- Communicating With Parents Can Be Tricky — Especially When It Comes to Coronavirus. March 10, 2020. Provides advice on how to provide updates to parents some of who might oppose the closure of campus.
- Are Colleges Prepared to Move All of Their Classes Online? March 10, 2020. Notes that this is a huge experiment as many institutions, faculty members, and even students have little experience in online learning and provides some guidelines.
- Why Coronavirus Looks Like a ‘Black Swan’ Moment for Higher Ed. March 10, 2020. Offers reflections on the likely impact of the move to online teaching in terms of prompt universities to stop distinguishing between online and classroom programs.
- Teaching Remotely While Quarantined in China. A neophyte learns how to teach online. March, 11, 2020. A fascinating personal story by a faculty member of his experience with remote teaching while living under strict social isolation, which has gone better than he expected.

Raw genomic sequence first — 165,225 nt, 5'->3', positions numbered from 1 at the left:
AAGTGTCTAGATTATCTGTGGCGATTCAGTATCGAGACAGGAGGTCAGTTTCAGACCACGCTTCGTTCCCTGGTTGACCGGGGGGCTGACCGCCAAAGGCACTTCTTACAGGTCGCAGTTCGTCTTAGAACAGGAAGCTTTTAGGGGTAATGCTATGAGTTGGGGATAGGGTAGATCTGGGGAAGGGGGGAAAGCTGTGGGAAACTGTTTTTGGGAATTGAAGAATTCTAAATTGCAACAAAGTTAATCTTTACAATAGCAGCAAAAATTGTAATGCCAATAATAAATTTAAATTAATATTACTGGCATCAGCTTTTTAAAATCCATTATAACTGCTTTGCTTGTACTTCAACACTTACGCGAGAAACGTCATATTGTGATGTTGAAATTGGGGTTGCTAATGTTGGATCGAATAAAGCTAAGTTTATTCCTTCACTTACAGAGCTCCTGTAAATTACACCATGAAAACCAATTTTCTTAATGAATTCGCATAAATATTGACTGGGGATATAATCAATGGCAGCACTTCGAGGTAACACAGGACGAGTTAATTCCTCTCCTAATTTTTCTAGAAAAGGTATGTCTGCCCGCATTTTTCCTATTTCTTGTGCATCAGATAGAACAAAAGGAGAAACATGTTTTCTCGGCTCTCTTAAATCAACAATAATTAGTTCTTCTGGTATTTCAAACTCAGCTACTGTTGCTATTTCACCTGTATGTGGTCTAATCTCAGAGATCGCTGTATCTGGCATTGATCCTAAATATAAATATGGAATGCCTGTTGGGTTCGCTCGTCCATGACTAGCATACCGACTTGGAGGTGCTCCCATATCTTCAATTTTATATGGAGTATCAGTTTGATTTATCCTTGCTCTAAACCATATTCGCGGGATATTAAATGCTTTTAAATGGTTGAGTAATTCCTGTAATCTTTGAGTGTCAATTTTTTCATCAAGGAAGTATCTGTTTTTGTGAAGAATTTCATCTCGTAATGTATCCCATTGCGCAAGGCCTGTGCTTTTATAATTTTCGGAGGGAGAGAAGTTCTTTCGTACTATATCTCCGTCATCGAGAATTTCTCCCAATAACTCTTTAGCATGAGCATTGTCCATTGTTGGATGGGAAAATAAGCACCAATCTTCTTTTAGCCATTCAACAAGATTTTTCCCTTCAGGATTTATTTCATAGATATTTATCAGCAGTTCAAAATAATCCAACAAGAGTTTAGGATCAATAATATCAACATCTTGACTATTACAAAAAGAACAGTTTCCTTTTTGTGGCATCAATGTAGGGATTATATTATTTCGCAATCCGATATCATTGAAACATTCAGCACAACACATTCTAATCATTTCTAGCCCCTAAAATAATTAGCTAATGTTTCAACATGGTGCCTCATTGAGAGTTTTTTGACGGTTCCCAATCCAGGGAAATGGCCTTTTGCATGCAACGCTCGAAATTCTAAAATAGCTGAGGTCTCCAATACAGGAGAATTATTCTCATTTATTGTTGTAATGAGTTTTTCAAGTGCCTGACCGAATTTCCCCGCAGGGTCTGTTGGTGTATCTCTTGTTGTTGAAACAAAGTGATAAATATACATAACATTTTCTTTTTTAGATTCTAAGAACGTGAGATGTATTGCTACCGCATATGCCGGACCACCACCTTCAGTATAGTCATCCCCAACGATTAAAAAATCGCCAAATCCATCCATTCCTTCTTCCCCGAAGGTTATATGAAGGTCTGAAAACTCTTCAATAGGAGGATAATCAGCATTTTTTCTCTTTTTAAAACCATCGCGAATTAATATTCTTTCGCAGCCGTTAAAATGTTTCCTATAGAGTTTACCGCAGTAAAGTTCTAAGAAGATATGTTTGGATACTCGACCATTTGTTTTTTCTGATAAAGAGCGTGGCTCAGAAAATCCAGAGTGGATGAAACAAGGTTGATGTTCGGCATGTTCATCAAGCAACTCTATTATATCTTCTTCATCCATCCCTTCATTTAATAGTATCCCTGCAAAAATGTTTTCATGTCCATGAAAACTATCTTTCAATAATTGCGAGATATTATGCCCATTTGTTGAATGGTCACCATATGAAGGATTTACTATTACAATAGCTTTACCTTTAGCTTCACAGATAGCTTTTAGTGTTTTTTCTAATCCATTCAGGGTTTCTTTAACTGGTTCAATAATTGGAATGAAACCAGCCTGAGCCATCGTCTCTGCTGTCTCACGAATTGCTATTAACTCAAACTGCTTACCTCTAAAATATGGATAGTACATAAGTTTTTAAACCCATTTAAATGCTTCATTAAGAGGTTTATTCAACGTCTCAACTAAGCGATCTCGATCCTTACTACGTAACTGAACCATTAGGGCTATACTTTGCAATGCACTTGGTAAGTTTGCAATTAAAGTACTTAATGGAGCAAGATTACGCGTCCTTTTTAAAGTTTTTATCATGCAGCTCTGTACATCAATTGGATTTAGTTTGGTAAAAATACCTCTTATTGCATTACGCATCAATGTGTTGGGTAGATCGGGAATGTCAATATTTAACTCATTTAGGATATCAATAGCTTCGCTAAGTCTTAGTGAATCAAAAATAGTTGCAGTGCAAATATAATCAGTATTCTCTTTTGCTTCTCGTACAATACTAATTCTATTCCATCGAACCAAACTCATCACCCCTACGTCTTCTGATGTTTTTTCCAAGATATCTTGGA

- When Coronavirus Closes Colleges, Some Students Lose Hot Meals, Health Care, and a Place to Sleep. March 11, 2020. On the various social hardships campus closures bring to some vulnerable students.
- How to Make Your Online Pivot Less Brutal. March 12, 2020. Offers advice that it’s OK to not know what you’re doing and seek help, keeping it as simple and accessible as you can, expect challenges and adjust.
- Preparing for Emergency Online Teaching. March 12, 2020. Provides resources guides for teaching online.
- Academe’s Coronavirus Shock Doctrine. March 12, 2020. Discusses the added pressures facing faculty because of the sudden conversion to online teaching.
- Shock, Fear, and Fatalism: As Coronavirus Prompts Colleges to Close, Students Grapple With Uncertainty. March 12, 2020. Reports how college students are reacting to campus closures with shock, uncertainty, sadness, and, in some cases, devil-may-care fatalism.